What’s the German word for “chutzpah”? Whatever the translation, it took freighters full of the stuff to launch the Panamera on an unsuspecting world. Porsche executives, no doubt emboldened by the runaway success of the Porsche Cayenne sport-ute—an actor playing against type if there ever was one—decided that sports cars needn’t only be pure two-seaters, nor 2+2s with vestigial squab-seating for kids in back a la 911, 944 and 928. No, roofline be damned, the company was going to build a four-door, four-seat Gran Turismo, a car that could deliver 911-caliber dynamic thrills yet still accommodate 6-foot-2-inch Wendelin Wiedeking, Porsche president and CEO at the time, in the rear seating area.
And not in some semi-fetal crouch; think noble and relaxed, like Lincoln seated at his monument. The company delivered, unveiling the Panamera at the Shanghai Motor Show in April 2009—a calculated move, as Chinese captains of industry are typically chauffeured rather than drive themselves, a preference aligning perfectly with this latest Porsche’s four-door (plus a hatch) configuration.
That was 100,000 Panameras ago and counting. In the past year alone, more than 29,000 were delivered worldwide, 25 percent going to the U.S. (China and Europe are larger markets, each claiming roughly one-third of production). We’re here today in Upper Bavaria, where the original Panamera was first shown to a curious press in the summer of 2009. But now there are a total of nine Panamera models to sample, with varying combinations of cylinder count, turbocharging, drivetrain configurations, wheelbases and price, including the Panamera S E-Hybrid (Excellence, Sept. ’13), now a plug-in with significant electric-only range thanks to a lithium-ion battery pack. Each variant makes more power than its 2013 counterpart yet consumes less fuel.
Aside from this, the common thread running through all 2014 Panameras is a subtle styling makeover, many elements of which try to better integrate and soften that controversial roofline. Most notable is the rear hatch—now power-actuated as standard on all models—that incorporates wider glass tilted at a slightly faster angle. Along with the license plate cutout relocated lower in the bumper and a smoothed transition to the LED taillights, the changes also help to visually lower the car. Up front, the fascia is more aggressive with larger openings and is model-specific as well—the nose of both the GTS and Turbo has larger openings still, with turn signal/running light modules set within the straked side intakes. The aluminum hood has a slightly more prominent power bulge, with more sharply etched creases. Bi-xenon headlights are now standard across the range, but LED headlights are an option ($2,130) on every model, their distinctive rectangular stair-stepped housings visible through the headlight lenses. At first glance, it’s hard to notice any one change, but in concert they make the GT simply look more svelte and low-slung.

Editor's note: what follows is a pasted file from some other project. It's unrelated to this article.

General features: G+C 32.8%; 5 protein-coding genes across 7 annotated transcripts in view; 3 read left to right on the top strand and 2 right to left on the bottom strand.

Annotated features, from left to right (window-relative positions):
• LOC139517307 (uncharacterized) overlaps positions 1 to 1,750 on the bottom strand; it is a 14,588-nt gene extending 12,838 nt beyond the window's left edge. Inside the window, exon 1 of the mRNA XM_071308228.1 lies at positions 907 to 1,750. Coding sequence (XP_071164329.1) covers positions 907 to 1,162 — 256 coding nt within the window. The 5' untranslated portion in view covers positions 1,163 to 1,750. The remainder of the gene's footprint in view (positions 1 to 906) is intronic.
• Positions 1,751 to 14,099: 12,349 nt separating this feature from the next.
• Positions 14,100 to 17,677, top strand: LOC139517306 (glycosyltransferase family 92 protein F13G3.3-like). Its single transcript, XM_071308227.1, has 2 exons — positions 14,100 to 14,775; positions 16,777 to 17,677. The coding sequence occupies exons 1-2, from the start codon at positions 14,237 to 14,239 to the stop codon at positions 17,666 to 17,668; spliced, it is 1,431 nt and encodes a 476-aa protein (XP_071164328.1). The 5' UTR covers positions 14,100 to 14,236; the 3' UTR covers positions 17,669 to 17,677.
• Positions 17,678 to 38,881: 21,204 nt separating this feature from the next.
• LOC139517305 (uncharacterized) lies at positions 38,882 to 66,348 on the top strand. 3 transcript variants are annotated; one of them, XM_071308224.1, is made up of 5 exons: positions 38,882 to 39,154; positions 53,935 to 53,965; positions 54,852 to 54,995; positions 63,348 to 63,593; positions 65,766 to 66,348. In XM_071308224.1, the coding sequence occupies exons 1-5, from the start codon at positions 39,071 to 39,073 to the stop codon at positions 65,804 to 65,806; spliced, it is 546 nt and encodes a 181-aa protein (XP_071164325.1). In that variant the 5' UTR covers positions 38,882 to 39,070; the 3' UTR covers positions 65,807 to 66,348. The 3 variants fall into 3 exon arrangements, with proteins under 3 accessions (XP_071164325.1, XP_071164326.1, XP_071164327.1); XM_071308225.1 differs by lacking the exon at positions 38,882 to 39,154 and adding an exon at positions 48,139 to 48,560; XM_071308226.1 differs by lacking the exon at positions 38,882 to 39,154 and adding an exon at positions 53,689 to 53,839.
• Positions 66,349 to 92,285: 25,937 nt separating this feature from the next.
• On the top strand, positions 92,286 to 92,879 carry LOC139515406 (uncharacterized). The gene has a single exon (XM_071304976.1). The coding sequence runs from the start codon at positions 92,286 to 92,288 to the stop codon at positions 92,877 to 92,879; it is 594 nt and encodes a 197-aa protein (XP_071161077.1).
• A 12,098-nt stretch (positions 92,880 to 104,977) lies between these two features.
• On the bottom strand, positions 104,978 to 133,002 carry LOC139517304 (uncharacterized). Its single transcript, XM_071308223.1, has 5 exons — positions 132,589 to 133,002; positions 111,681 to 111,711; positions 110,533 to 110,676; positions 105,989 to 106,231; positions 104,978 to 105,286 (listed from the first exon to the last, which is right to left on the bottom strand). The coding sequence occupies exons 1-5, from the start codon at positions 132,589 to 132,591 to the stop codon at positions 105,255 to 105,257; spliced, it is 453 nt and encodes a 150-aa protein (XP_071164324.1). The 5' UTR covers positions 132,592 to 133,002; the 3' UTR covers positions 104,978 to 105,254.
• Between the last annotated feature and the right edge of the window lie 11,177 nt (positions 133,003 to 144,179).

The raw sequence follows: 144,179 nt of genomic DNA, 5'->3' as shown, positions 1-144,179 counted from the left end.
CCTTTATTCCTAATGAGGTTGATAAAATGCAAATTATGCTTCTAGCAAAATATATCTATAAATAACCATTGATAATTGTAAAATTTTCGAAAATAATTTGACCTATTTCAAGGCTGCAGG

For Panamera-spotters in the U.S., color coding of the massive aluminum monobloc calipers (six-piston front and four-piston rear across the range) give away the model—black for the base Panamera, silver for the S variants with the new twin-turbo V-6, Acid Green for the S E-Hybrid, and red for the GTS and Turbo models. The photos of European-spec cars in this story may not reflect the U.S. color coding, however.
With the complexity of a staggering nine-car lineup, digesting the Panamera range is best done in small bites, model by model.
Panamera, Panamera 4
The Panamera without a suffix is the least expensive of the lineup at $78,100, but to call it “base” would be a grave injustice. Its 3.6-liter 90-degree V-6 utilizes direct injection, a variable-volume intake manifold and VarioCam valve timing/lift wizardry on the intake side to make 310 hp (10 more than the 2013 car thanks to revised ECU mapping) and a solid 295 lb-ft of torque. Essentially two-thirds of the 4.8-liter found in the GTS and Turbo models, the liner-less aluminum/silicon-block engine weighs 77 lb less, a difference you can feel in transitional agility when the road goes all snake-like on you. The chassis is tight and rewarding, making the most of nearly Corvette-width rubber: 245/50ZR-18s up front and 275/45ZR-18s in back. Steering-wheel paddles are large and easily reached, all the better to summon crisp, efficient shifts from the venerable 7-speed PDK transmission. The gearbox also offers better efficiency in all models except the GTS through its coasting mode, where the engine decouples from the gearbox on lift-throttle. Obviously this doesn’t happen mid-turn in aggressive driving where a direct connection is optimal for car control, but rather in highway driving scenarios where fuel-economy gains can be realized. Another innovation (again in all models except the GTS) is what Porsche calls virtual intermediate gears, in-between ratios that are created by engaging two gears simultaneously and allowing controlled slippage of the PDK’s oil bath clutches for the desired ratio. They’re used only in light-load conditions up to about 50 mph for improved fuel economy.